This year’s sluggish spending on services will probably give way to a resurgence throughout 2021 as the nation gets vaccinated. That means Americans will be more at ease partaking in activities such as trips to Disney World, attending Major League Baseball games and enjoying indoor dining at their favorite restaurant -- developments that may give service providers the wherewithal to raise prices.

Services make up about 60% of the overall consumer price index and 75% of the core measure, which excludes food and energy.

In a Bloomberg Opinion piece last week, former New York Fed President Bill Dudley wrote that a rebound in spending on services suggests “sharp price increases might even be needed to balance demand with the available supply, which the pandemic has undoubtedly diminished.”

The result: Those who see few signs of excess inflation “could be setting themselves up for an unpleasant surprise,” Dudley said.

One issue in the pipeline: so-called base effects will lead to higher inflation. Price indexes early next year will be compared with the sharp retreats experienced in March and April, which may push inflation to, or above, the Fed’s 2% goal.

Gauges of input prices and costs paid by businesses are also perking up as of late, though factories still have plenty of slack in capacity.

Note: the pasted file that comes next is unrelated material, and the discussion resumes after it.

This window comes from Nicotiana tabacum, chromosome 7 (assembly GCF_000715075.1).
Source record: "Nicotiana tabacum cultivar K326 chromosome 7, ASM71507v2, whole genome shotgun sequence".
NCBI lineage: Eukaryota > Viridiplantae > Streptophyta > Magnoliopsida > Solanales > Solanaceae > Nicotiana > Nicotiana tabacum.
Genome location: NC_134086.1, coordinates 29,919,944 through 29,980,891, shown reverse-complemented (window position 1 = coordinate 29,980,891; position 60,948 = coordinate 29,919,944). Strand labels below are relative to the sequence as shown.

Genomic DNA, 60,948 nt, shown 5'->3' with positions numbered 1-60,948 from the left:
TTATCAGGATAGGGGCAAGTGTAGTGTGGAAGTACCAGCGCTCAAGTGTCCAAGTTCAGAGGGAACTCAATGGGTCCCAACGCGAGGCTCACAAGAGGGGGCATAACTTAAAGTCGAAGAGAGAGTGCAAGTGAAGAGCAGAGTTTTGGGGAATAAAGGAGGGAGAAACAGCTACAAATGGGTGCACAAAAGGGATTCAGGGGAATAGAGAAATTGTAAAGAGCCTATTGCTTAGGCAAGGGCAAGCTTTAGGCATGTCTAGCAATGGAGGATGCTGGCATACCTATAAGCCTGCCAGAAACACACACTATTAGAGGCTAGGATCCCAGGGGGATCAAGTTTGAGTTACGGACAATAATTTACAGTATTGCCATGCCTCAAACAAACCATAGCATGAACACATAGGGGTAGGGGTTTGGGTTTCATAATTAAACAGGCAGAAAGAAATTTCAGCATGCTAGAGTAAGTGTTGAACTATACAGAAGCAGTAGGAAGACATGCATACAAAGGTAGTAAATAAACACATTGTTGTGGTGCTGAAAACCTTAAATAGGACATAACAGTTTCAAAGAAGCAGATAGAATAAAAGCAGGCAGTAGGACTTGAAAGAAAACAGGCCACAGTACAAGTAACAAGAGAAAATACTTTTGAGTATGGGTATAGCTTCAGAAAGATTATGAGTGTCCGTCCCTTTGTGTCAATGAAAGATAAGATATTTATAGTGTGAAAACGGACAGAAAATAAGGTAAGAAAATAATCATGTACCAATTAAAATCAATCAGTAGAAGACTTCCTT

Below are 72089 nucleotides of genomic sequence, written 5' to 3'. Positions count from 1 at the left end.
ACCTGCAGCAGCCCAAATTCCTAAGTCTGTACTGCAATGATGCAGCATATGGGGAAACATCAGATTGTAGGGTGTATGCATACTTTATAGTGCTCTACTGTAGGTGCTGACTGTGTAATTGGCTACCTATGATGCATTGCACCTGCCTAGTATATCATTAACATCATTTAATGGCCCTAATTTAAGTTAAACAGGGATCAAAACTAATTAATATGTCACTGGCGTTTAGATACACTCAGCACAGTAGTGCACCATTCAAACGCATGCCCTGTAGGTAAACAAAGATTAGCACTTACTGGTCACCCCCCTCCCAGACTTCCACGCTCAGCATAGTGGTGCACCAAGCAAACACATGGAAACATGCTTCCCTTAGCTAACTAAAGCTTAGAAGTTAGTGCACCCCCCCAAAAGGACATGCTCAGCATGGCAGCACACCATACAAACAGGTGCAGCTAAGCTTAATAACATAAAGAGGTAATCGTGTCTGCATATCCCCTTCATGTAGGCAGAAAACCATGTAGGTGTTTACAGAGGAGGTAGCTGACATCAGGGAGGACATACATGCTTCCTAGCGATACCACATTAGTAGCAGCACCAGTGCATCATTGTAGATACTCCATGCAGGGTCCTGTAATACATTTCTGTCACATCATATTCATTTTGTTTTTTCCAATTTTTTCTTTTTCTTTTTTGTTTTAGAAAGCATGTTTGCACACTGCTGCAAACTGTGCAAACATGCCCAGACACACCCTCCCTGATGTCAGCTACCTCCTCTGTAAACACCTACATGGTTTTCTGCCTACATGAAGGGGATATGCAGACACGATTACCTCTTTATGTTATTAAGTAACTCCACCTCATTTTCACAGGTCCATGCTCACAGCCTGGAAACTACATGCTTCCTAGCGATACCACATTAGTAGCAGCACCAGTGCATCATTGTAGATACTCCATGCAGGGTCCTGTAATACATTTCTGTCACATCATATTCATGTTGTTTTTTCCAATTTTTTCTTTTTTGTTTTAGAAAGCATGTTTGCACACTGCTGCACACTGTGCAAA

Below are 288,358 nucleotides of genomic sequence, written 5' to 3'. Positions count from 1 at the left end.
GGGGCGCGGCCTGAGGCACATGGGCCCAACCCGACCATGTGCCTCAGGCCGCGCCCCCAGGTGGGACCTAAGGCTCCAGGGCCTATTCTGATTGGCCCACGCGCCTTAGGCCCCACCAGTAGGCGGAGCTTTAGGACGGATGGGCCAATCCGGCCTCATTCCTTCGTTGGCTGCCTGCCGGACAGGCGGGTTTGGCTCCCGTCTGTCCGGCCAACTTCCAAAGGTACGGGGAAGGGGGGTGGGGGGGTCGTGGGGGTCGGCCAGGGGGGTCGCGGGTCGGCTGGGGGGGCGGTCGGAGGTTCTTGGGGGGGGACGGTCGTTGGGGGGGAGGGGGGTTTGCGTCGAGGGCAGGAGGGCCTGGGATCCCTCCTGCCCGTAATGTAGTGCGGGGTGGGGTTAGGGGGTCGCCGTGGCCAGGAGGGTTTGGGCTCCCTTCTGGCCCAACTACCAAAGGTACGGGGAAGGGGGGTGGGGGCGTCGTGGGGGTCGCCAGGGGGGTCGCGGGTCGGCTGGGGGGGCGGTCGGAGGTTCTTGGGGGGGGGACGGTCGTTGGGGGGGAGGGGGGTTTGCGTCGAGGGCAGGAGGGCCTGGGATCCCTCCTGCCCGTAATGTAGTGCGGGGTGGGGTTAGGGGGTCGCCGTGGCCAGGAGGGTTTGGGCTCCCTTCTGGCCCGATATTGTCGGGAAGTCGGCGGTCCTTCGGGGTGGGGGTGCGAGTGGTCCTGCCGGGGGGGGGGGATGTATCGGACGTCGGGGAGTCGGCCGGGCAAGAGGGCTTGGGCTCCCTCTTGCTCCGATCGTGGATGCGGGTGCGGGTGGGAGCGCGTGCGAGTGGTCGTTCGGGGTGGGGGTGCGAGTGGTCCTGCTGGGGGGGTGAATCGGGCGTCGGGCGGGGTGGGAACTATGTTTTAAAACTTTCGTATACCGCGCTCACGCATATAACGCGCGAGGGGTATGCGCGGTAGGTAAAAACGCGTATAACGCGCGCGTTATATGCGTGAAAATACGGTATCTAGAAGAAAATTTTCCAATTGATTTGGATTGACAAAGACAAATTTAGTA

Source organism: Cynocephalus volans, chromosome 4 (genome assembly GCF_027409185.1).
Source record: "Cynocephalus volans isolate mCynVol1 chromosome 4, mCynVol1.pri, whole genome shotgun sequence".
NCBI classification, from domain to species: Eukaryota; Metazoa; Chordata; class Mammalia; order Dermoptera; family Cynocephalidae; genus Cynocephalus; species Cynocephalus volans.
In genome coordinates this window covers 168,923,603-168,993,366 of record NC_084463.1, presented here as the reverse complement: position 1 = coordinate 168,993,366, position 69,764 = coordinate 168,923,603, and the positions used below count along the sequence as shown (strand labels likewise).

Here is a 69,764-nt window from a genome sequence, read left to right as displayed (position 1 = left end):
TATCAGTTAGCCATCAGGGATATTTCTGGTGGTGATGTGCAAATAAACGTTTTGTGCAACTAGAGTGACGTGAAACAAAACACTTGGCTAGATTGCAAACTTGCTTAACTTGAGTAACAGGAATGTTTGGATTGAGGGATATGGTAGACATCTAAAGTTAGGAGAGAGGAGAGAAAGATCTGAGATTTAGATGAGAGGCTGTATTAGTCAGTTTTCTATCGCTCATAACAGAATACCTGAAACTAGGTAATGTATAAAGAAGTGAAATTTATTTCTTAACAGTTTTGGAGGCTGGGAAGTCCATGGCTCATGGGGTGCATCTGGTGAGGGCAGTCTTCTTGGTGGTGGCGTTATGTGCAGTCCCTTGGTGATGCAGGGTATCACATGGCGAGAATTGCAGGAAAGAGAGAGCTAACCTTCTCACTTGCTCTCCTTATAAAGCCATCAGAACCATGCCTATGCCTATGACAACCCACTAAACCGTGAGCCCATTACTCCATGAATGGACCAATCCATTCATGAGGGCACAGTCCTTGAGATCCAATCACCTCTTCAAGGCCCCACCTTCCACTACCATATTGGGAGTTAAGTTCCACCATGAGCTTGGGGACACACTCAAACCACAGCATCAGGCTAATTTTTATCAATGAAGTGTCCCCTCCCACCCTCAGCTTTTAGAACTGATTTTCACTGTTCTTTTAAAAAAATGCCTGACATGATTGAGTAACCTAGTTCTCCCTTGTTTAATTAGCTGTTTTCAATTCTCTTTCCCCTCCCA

Fed officials are seen taking next year’s data in stride. The Fed goal is based on the Commerce Department’s personal consumption expenditures price index, which tends to rise slightly more slowly than CPI on average. Central bankers adopted a new policy framework in August and signaled a willingness to allow PCE inflation to exceed their target for some time.

“In 2019 we had a really perfect storm for higher inflation,” with low unemployment, goods tariffs and a weaker dollar from prior years, said Matthew Luzzetti, chief U.S. economist at Deutsche Bank AG. “And that really only got us not even back to the Fed’s core inflation objective, so achieving above-target inflation is a really difficult thing for the Fed.”

At 6.7% in November, the jobless rate is almost twice as high as it was in the closing months of 2019, when it stood at a five-decade low of 3.5%. Yet worker compensation costs decelerated then.

Another sector that may see higher inflation is medical care, as providers try to recoup some of the revenue lost during the pandemic, said Sarah House, senior economist at Wells Fargo & Co.